The successful bidder for a state-owned Southland farm says he is not anti-foreign investment but "chuffed" his bid won the day.
Southland farmer Ed Pinckney said he learned this morning that he was the unconditional contract-holder for Jericho Station, a 1359ha sheep and beef station in Fiordland.
Landcorp Farming, the state-owned farmer trading as Pamu Farms of New Zealand, went with Pinckney after the preferred foreign buyer withdrew.
"I'm pretty chuffed, it's been a big year," Pinckney said.
"I'm not anti-foreign investment, I want to make that clear but I think it should be a level playing field, which is important," he said.
"What do I mean by that? In the small differences in price values offered, there's got to be a platform good that is fair for both sides. If anything I think there's definitely a place for it. If anything I think there's definitely a place for it."
Pinckney, who bid $8.5 million, was pipped by an $8.7m offer from Chinese buyer Qianlong Farms when the farm was put to market in late 2016.
"Pamu has been advised that the purchaser of Jericho farm has withdrawn their application from the Overseas Investment Office (OIO) and is therefore unable to complete the purchase of the farm," said Landcorp spokesman Simon King.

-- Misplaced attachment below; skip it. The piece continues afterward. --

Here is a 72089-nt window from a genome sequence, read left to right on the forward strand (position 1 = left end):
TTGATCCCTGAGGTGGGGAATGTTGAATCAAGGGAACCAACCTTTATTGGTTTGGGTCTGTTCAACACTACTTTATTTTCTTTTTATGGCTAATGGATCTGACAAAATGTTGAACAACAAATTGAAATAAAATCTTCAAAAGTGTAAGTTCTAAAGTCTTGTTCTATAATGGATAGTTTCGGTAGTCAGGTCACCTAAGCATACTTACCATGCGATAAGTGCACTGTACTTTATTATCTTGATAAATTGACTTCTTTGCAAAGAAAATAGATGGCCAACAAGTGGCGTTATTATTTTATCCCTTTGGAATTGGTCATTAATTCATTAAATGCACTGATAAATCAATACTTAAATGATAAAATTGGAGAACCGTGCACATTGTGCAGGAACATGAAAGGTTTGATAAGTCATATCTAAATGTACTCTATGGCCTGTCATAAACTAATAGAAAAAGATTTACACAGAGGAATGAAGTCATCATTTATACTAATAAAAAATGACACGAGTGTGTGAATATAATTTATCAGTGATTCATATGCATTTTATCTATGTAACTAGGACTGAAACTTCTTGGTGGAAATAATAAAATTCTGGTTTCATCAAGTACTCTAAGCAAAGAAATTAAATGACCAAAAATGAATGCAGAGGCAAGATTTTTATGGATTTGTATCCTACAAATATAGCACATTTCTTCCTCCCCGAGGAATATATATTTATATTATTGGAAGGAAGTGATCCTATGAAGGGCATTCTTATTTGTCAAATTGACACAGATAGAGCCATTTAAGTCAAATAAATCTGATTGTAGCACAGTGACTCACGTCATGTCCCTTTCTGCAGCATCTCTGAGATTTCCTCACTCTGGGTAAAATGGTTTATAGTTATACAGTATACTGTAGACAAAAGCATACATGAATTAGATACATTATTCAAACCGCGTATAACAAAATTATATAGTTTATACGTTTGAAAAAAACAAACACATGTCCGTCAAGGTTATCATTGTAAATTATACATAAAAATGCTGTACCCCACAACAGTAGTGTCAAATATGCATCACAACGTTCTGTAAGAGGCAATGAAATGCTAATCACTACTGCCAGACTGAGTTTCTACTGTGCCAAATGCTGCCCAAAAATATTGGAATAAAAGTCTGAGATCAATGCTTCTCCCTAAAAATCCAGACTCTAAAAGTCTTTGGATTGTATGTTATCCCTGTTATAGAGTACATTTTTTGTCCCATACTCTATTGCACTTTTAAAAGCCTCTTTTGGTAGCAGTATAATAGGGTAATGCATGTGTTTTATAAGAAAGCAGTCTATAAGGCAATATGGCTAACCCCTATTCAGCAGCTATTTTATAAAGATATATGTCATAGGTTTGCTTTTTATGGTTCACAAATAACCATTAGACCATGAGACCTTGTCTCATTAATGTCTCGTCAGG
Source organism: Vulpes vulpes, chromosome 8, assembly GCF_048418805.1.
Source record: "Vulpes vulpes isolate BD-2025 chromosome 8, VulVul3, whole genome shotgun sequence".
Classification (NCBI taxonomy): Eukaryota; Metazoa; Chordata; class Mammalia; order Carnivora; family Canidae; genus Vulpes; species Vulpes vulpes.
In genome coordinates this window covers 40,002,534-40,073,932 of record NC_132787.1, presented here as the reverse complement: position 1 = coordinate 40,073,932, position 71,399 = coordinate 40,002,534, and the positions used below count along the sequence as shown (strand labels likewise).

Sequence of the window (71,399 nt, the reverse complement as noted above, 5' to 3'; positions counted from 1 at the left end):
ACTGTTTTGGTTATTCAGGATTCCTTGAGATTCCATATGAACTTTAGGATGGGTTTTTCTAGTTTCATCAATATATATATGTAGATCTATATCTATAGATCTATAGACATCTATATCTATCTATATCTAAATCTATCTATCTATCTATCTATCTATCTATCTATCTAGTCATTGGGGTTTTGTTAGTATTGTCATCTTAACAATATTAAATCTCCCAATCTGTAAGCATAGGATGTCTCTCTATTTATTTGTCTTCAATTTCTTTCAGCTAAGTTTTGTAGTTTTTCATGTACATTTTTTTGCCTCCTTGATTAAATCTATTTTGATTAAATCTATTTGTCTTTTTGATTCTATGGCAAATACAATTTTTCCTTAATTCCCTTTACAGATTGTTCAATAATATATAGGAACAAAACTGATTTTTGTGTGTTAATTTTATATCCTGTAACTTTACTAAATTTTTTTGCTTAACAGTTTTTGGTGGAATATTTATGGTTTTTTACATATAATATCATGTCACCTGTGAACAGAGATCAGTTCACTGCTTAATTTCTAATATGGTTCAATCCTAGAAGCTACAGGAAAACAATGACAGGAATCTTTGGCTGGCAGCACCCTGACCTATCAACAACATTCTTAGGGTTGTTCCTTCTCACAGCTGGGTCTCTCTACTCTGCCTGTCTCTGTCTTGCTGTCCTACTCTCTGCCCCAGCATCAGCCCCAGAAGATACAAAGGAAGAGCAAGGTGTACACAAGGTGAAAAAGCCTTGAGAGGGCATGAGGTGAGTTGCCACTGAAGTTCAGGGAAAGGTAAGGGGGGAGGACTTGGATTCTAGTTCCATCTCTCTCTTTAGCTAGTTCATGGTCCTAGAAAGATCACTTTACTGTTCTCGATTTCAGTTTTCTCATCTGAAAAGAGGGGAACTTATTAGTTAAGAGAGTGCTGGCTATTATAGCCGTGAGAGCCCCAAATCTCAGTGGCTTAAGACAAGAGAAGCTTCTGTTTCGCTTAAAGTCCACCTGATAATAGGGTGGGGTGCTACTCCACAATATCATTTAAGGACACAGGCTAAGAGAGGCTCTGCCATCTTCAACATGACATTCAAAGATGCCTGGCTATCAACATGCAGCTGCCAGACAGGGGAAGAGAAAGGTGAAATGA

"As such we have proceeded to finalise the sale and purchase of the farm with the party that has made an unconditional back-up offer, which does not require OIO approval."
Lisa Barrett, OIO deputy chief executive policy and investment, declined to comment other than to confirm the applicant had withdrawn their application.
Pinckney did not know why Qianlong had withdrawn but speculated that the hurdles the company faced may have been too high.
He had big plans for the station, having had the past year to think about it.
"We've been in limbo for almost a year. I had no plan B. I liked to think I had a good chance and the place is worth fighting for. We just did all we could and kept our head low," Pinckney said.
"Condolences to the Chinese. It was never a thing about Chinese or Chinese investment. We just played our own game and ended up with it."
Pinckney said the farm had "huge potential".
"It's a pretty exciting place to get hold of. I think it's got a huge amount of potential to increase productivity and production."
He had just become engaged and was planning to move to Jericho, and out of his parents' home, where he had been living for some months.
Landcorp is New Zealand's biggest corporate farmer, managing 140 properties with its property plant and equipment valued at $1.29 billion as at June 30 last year.
- Additional reporting BusinessDesk